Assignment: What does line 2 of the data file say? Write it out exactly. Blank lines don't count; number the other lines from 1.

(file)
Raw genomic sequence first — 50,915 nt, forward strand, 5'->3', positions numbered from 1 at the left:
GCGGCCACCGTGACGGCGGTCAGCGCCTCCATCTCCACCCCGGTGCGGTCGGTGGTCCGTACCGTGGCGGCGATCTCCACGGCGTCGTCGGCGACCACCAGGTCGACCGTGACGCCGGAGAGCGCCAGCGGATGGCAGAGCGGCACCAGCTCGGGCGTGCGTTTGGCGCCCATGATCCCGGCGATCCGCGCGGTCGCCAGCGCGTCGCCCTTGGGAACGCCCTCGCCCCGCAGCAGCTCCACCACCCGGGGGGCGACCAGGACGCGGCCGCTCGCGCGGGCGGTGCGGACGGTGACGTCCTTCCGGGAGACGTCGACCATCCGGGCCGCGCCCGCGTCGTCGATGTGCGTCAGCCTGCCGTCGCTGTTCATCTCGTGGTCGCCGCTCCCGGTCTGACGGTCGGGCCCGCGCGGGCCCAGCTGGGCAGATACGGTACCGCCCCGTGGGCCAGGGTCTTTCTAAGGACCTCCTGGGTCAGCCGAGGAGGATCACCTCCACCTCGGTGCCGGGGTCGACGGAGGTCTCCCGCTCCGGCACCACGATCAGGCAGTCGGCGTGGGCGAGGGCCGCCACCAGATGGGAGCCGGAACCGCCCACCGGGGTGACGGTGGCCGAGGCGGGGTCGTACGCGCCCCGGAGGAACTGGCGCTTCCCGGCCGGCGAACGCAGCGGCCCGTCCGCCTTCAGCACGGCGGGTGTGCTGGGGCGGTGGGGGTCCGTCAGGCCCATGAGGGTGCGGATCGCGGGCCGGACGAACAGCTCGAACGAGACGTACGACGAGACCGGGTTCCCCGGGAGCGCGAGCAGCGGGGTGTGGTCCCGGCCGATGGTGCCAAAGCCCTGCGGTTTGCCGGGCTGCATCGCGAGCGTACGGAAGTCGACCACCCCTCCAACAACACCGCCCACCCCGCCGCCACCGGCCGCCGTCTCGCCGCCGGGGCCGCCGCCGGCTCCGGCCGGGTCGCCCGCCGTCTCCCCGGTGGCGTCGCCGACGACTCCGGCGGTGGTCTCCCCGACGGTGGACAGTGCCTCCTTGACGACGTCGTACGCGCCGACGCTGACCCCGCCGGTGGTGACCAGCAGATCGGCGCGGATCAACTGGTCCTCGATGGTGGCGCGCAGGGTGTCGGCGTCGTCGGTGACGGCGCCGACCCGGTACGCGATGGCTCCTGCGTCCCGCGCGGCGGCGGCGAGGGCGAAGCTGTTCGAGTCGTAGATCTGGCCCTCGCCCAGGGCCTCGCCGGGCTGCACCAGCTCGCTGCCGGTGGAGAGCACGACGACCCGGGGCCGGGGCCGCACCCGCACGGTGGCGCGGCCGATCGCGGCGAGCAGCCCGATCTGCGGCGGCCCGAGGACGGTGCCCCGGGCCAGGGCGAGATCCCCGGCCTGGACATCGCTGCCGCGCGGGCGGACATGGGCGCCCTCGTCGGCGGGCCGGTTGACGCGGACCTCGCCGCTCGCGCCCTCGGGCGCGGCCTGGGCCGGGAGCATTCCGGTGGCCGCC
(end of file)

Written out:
GCGGCCACCGTGACGGCGGTCAGCGCCTCCATCTCCACCCCGGTGCGGTCGGTGGTCCGTACCGTGGCGGCGATCTCCACGGCGTCGTCGGCGACCACCAGGTCGACCGTGACGCCGGAGAGCGCCAGCGGATGGCAGAGCGGCACCAGCTCGGGCGTGCGTTTGGCGCCCATGATCCCGGCGATCCGCGCGGTCGCCAGCGCGTCGCCCTTGGGAACGCCCTCGCCCCGCAGCAGCTCCACCACCCGGGGGGCGACCAGGACGCGGCCGCTCGCGCGGGCGGTGCGGACGGTGACGTCCTTCCGGGAGACGTCGACCATCCGGGCCGCGCCCGCGTCGTCGATGTGCGTCAGCCTGCCGTCGCTGTTCATCTCGTGGTCGCCGCTCCCGGTCTGACGGTCGGGCCCGCGCGGGCCCAGCTGGGCAGATACGGTACCGCCCCGTGGGCCAGGGTCTTTCTAAGGACCTCCTGGGTCAGCCGAGGAGGATCACCTCCACCTCGGTGCCGGGGTCGACGGAGGTCTCCCGCTCCGGCACCACGATCAGGCAGTCGGCGTGGGCGAGGGCCGCCACCAGATGGGAGCCGGAACCGCCCACCGGGGTGACGGTGGCCGAGGCGGGGTCGTACGCGCCCCGGAGGAACTGGCGCTTCCCGGCCGGCGAACGCAGCGGCCCGTCCGCCTTCAGCACGGCGGGTGTGCTGGGGCGGTGGGGGTCCGTCAGGCCCATGAGGGTGCGGATCGCGGGCCGGACGAACAGCTCGAACGAGACGTACGACGAGACCGGGTTCCCCGGGAGCGCGAGCAGCGGGGTGTGGTCCCGGCCGATGGTGCCAAAGCCCTGCGGTTTGCCGGGCTGCATCGCGAGCGTACGGAAGTCGACCACCCCTCCAACAACACCGCCCACCCCGCCGCCACCGGCCGCCGTCTCGCCGCCGGGGCCGCCGCCGGCTCCGGCCGGGTCGCCCGCCGTCTCCCCGGTGGCGTCGCCGACGACTCCGGCGGTGGTCTCCCCGACGGTGGACAGTGCCTCCTTGACGACGTCGTACGCGCCGACGCTGACCCCGCCGGTGGTGACCAGCAGATCGGCGCGGATCAACTGGTCCTCGATGGTGGCGCGCAGGGTGTCGGCGTCGTCGGTGACGGCGCCGACCCGGTACGCGATGGCTCCTGCGTCCCGCGCGGCGGCGGCGAGGGCGAAGCTGTTCGAGTCGTAGATCTGGCCCTCGCCCAGGGCCTCGCCGGGCTGCACCAGCTCGCTGCCGGTGGAGAGCACGACGACCCGGGGCCGGGGCCGCACCCGCACGGTGGCGCGGCCGATCGCGGCGAGCAGCCCGATCTGCGGCGGCCCGAGGACGGTGCCCCGGGCCAGGGCGAGATCCCCGGCCTGGACATCGCTGCCGCGCGGGCGGACATGGGCGCCCTCGTCGGCGGGCCGGTTGACGCGGACCTCGCCGCTCGCGCCCTCGGGCGCGGCCTGGGCCGGGAGCATTCCGGTGGCCGCC